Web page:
What with the school Christmas Fayre, English course presentation, decorating attempt, and rainy and snowy weather my intention to get fit and healthy had taken a bit of a back burner. I decided to get back on track by taking a long, brisk walk. I have also started to add images to my blog after recently discovering the ‘Master the Basics and Beyond’ guide on WordPress (I guess I maybe should have read this before I started blogging but, as they say, better late then never). I thought it might be a good idea to take my own photos to use. I’m always a bit wary about using others’ work, besides which I’ve always enjoyed taking photos and, who knows, it might develop another latent creative side of me that I didn’t know existed.
I’m blessed to live very close to some lovely Victorian, tree-lined avenues. There is something about trees that I find quite peaceful and restful. They mark the passing of time in such a unique way. Each year is noted by the passing of the four seasons. Eras are revealed by their size and stature. I can get well and truly lost in my own thoughts as I wander along, so it was to here I headed to get some fresh air into my lungs, and blow away the cobwebs.
It was a cold, crisp day, but the sun was shining, and I had wrapped up warmly and was setting quite a pace which helped to ward off the cold. I found the perfect subject for a photo – one of the old, ornate Victoria fountains. I pulled my camera out of my bag, switched it on and was just about to press the button when it switched itself off. Puzzled, I turned it back on and this time saw the warning message. It read ‘low battery’ before turning off again. But no matter, this is the twenty-first century and I have a mobile phone with a camera. Except that I didn’t. I had left it at home.
Cursing myself for my stupidity I headed home in a somewhat tetchy mood, and wondered what had happened to me. I used to be organised, very organised. In fact, it was a source of amusement to my friends. I was one of those people who could be relied upon to meet any deadline. I used to have everything filed away, ready to be produced whenever needed. I never pulled an all-nighter whilst at university. The old me would never have forgotten her mobile phone. The old me would not have left the house without checking the camera battery wasn’t charged. The old me would not have forgotten to charge the camera battery the last time I had used it when it warned me that it had nearly run out.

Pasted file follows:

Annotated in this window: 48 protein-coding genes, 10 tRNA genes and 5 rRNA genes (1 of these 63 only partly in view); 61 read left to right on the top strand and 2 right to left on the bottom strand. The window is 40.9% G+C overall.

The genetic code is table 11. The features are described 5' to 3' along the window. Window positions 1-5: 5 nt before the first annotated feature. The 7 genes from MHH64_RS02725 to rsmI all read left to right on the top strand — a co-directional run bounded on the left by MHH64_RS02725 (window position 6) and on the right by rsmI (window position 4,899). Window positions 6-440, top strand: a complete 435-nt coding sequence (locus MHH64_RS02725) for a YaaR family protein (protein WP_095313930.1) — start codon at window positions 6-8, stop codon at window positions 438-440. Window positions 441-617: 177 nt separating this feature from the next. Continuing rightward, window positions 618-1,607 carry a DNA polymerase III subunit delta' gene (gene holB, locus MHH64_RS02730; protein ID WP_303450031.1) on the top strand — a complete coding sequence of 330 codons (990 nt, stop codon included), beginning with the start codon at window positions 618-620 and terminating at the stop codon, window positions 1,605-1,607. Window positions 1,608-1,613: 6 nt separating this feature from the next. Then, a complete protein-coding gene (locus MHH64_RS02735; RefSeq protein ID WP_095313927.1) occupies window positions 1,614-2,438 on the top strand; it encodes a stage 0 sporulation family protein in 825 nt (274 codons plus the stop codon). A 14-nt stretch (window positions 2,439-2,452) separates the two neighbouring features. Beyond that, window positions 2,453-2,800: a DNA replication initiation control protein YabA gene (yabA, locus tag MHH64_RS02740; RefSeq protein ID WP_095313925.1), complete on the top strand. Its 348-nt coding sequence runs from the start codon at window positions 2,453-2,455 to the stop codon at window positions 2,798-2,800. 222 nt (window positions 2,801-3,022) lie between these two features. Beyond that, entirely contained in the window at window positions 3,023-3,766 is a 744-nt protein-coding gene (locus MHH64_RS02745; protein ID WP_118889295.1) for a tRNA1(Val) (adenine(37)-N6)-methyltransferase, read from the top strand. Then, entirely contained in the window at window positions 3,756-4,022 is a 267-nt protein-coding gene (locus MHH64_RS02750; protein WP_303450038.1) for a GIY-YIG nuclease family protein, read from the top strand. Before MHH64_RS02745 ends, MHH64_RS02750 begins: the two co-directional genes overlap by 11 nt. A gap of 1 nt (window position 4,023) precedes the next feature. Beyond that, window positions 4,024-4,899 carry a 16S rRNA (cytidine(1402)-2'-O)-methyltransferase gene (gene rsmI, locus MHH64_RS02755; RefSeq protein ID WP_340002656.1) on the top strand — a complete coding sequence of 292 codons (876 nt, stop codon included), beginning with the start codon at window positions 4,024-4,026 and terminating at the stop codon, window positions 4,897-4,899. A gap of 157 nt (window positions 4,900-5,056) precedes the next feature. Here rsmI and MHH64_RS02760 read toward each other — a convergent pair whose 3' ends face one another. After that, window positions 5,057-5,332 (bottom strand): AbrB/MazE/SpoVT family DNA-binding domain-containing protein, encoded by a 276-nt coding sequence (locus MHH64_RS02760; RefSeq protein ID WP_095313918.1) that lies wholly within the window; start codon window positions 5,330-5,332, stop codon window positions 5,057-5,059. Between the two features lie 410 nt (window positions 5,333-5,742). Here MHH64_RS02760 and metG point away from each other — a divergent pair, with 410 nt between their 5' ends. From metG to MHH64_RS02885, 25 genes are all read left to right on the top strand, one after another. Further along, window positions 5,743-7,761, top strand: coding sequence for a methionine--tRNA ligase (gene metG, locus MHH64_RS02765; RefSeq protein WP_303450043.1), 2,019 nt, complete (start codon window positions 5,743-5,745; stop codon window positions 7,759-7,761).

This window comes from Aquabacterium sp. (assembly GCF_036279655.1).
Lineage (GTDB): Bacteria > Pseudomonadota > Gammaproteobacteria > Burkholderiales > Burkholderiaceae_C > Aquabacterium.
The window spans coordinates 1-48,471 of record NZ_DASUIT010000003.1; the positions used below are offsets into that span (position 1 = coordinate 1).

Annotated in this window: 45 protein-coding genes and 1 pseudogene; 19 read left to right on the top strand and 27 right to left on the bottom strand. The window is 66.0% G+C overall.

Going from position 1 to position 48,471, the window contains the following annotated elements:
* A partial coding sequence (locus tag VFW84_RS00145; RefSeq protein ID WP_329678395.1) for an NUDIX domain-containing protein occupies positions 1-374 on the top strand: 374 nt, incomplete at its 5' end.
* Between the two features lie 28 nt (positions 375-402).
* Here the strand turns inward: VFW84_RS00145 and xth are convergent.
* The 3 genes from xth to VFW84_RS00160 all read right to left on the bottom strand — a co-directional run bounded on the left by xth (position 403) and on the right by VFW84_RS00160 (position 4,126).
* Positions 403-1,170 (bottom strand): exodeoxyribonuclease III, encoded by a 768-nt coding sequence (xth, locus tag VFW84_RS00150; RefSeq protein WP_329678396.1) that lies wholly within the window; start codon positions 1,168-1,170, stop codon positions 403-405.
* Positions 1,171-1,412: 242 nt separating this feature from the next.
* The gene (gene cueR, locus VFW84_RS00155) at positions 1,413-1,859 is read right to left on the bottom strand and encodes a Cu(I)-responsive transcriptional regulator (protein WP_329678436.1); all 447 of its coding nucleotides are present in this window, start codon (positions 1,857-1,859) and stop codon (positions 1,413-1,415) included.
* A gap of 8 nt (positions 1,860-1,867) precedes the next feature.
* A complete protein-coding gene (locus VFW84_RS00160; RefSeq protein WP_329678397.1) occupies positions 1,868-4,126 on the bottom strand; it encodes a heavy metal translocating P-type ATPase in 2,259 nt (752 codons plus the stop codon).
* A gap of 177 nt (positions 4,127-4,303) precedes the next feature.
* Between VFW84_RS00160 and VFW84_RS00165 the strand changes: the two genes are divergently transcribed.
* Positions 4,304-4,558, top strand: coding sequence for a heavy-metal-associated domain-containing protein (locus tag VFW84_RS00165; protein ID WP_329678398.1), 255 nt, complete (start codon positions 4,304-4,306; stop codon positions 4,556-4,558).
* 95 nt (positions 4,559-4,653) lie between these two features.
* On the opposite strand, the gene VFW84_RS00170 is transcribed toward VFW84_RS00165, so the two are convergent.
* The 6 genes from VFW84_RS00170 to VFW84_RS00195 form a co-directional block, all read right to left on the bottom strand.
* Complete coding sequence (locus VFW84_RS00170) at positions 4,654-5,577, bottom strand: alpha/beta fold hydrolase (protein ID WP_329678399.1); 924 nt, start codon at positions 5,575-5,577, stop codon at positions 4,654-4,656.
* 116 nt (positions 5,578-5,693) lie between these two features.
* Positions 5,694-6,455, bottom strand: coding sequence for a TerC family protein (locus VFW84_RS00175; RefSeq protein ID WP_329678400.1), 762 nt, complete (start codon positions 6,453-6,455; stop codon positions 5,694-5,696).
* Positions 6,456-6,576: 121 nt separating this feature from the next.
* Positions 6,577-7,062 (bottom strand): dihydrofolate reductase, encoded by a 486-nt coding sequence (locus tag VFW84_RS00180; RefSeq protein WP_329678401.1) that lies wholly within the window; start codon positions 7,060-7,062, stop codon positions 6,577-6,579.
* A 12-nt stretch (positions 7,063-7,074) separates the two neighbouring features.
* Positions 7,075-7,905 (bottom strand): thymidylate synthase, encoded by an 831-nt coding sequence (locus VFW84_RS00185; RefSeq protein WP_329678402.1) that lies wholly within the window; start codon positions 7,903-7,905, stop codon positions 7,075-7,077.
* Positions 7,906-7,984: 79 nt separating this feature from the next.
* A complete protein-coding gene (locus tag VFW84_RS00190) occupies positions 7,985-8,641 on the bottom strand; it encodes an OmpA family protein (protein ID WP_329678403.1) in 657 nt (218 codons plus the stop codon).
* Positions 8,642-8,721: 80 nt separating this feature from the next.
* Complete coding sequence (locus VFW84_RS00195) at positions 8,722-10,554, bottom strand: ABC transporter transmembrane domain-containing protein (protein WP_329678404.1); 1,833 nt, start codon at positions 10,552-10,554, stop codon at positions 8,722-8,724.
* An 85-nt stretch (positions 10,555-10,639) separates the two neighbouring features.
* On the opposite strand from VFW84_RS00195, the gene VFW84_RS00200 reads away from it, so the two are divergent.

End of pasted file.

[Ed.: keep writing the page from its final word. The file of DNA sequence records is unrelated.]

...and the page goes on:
This is not the first time my newly found lack of organisational skills has caused me trouble. It caused a few wrong turnings and an extra hour travelling time on my family holiday in the summer. The old me would have had a route planned the night before we set off. The old me would have regularly checked our road atlas to ensure we were travelling on the right roads. The new me hastily jotted down a route on a piece of paper at the garage whilst my husband was filling up the car. The new me thought it would be sufficient just to use this slip of paper instead of checking our progress on the road map. The new me then couldn’t find an alternative route quick enough when we came across road works and missed the junction turn-off we needed. Needless to say, my husband bought a sat-nav as soon as we got home.
I don’t understand how I can have gone from one extreme to another. Surely there should have been a slow deterioration in my skills, not an all out loss. Why have I relaxed and mellowed so much? Is my age or because I now have kids? I don’t know, but I don’t like it. Sure, it’s good not to be so uptight but I would like to only have to do something once. I’m not even sure how to get back to something like my old self. Suggestions would be more than welcome! On the positive side, having to go out twice to take a photo did mean that I got two lots of exercise. However, it’s pretty clear I’m unlikely to be the next David Bailey anytime soon. I think I’ll stick to Zemanta.